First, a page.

#3 Puella Aeterna/Puer Aeternus (Eternal Child) (Beebe, 2004, p. 94–96, 102–104; Beebe, 2005, p. 36): This is the first seriously weaker function. It allows us to play like a child, but we also tend to tire and fall apart like a young child or teenager if we exercise this function too long. Like the child, we tend to overestimate our abilities in this function. In dreams, it is usually carried by a boy if the dreamer is a man, a girl if the dreamer is a woman. In its positive form the child brings play and delight; in its negative form it can be petulant, temperamental, or lazy.

#4 Anima/Animus: The inferior or Soul function (von Franz, 1971, pp. 1-21) needs to be developed for oneself in the second half of life. With its development comes animating or soul energy for the person. In dreams, look for a contrasexual figure (gender opposite to that of the dreamer) that is ugly, wounded, worn-out, less-than or in some other way inferior. Often in dreams this figure either needs the dreamer’s help or offers the dreamer help. This figure is usually connected with the 4th function of the dreamer’s personality type.

#5 Opposing Personality (Beebe, 2004, pp. 107-109; Beebe, 2005, p. 37): This archetypal energy is also carried by a contrasexual figure. In literature it is represented by the great impossible love figures: e.g., Tristan and Isolde, Heathcliff and Catherine in Wuthering Heights, and Rick and Ilsa in Casablanca. In a dream this figure is likely to be either highly attractive or off-putting to the dreamer, or alternating between the two. The figure will probably be carrying the dreamer’s fifth function within the dream. Whereas a sexualized relationship with the Anima/Animus in dreams is rare in my experience, a sexualized relationship with one’s Opposing Personality in dreams is not uncommon.

#6 Witch/Senex (Beebe, 2004, pp. 103, 109–111; Beebe, 2005, p. 37): This sarcastic, biting, attacking inner critic in our dreams usually appears as one of our own gender and is connected to our sixth function. It can appear as a positive fairy-godmother/godfather-like figure who offers us just what we need, but it is the negative form that we need to prepare ourselves for. Such a figure puts us in a freezing or frozen, imprisoning or imprisoned, paralyzing or paralyzed place, and it turns out that we often have such an experience when we exercise the 6th function of our personality type, or when someone else exercises that function around us.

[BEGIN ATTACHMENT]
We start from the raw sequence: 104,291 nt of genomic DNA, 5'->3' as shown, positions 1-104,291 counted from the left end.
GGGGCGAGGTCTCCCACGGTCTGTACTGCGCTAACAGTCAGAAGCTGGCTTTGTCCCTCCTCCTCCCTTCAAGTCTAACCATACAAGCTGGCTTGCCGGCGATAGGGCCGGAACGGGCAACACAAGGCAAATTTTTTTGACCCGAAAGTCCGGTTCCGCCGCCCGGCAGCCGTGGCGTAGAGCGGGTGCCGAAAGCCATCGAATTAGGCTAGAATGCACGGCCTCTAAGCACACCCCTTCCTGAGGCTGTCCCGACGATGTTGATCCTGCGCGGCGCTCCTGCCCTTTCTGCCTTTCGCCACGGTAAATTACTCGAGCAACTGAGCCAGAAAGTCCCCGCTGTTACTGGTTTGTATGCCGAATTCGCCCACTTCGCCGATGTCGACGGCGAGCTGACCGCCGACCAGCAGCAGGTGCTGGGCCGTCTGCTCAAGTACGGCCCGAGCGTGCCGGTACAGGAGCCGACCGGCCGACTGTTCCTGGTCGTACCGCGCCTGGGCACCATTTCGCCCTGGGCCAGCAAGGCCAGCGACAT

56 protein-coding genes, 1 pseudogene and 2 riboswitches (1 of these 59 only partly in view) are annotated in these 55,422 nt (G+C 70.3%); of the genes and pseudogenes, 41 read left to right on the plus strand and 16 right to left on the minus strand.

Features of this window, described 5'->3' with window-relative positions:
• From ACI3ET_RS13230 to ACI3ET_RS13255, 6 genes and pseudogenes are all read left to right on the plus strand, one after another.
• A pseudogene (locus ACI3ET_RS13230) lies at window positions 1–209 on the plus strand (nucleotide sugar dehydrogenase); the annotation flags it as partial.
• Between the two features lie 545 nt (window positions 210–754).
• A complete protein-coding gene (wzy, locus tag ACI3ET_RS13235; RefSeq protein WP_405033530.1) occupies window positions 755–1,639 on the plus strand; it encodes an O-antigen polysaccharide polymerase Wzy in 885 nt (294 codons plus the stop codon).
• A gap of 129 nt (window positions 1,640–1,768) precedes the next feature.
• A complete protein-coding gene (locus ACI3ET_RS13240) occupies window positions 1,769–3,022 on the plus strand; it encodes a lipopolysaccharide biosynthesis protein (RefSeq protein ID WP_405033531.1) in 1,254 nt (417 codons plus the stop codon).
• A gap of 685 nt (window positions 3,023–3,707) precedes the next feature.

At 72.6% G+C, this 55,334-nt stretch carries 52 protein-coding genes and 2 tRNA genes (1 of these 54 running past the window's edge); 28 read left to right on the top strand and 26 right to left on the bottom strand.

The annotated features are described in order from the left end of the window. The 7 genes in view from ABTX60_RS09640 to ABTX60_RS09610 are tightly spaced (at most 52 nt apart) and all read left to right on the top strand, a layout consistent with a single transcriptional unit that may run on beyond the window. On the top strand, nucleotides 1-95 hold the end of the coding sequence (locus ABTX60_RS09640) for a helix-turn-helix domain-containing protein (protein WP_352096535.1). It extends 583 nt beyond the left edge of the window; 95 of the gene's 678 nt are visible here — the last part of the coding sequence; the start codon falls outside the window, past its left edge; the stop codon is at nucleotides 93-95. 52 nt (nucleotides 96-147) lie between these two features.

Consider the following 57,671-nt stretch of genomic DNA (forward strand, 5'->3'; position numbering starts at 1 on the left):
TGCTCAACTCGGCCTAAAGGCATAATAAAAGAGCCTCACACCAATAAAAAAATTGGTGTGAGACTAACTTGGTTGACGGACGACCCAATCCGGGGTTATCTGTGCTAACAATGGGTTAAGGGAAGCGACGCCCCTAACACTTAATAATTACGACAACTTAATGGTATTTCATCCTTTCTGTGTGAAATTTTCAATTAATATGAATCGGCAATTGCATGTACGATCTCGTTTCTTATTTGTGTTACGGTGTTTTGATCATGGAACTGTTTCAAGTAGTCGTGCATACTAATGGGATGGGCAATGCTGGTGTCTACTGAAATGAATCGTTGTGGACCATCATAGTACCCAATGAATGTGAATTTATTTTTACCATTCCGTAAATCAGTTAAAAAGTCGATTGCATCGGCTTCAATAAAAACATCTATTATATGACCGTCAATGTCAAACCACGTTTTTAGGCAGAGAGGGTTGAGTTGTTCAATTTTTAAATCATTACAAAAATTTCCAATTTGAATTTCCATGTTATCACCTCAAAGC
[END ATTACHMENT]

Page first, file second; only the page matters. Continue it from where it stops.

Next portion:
#7 Trickster (Beebe, 2004, pp. 108-111; Beebe, 2005, p. 37): This archetype is a favorite figure for Jung. It can be bisexual or gender-shifting. The energy can be confusing, paradoxical, unsettling, liminal, quixotic, magical, confounding, or transformative. Dreams with this figure are likely to make us uncomfortable, at least initially. This figure is connected to the 7th function of one’s personality type. It might take the form of a man who becomes a woman, a woman who becomes a man, or a woman who looks “manly” or a man who looks like a woman.

#8 Demon/Daimon (Beebe, 2004, pp. 106, 109, 111–112; Beebe, 2005, p. 37 & n. 3 at p. 39): I personally associate the Devil with the Demonic (that figure or energy which tends to undermine or destroy us and those whom we love); and I associate the “Good God” with the word Daimonic (that figure or energy which tends to connect us to the Self and to benefit those whom we love). One’s 8th function with its Daimonic/Demonic energy tends to lead us into heaven or hell, into a transcendent moment or personal (and maybe communal) devastation. Look for a figure carrying this sense of ultimate doom or life enhancement in your dreams and see if it is not expressing itself through the 8th function of your personality.

At this point, we can come back to Homer and Meryl, and map their personalities onto the eight-fold model.

Mapping Homer’s Sequence of Functions and Archetypes

Considering the archetypal energy of each function in an individual’s type code enables eight insights into an individual’s character. Homer’s INTJ type manifests in his life in the following ways, each of which shows the marriage of the function to the archetype:

  1. His Heroic Ni envisioned a new law firm and may envision gardens.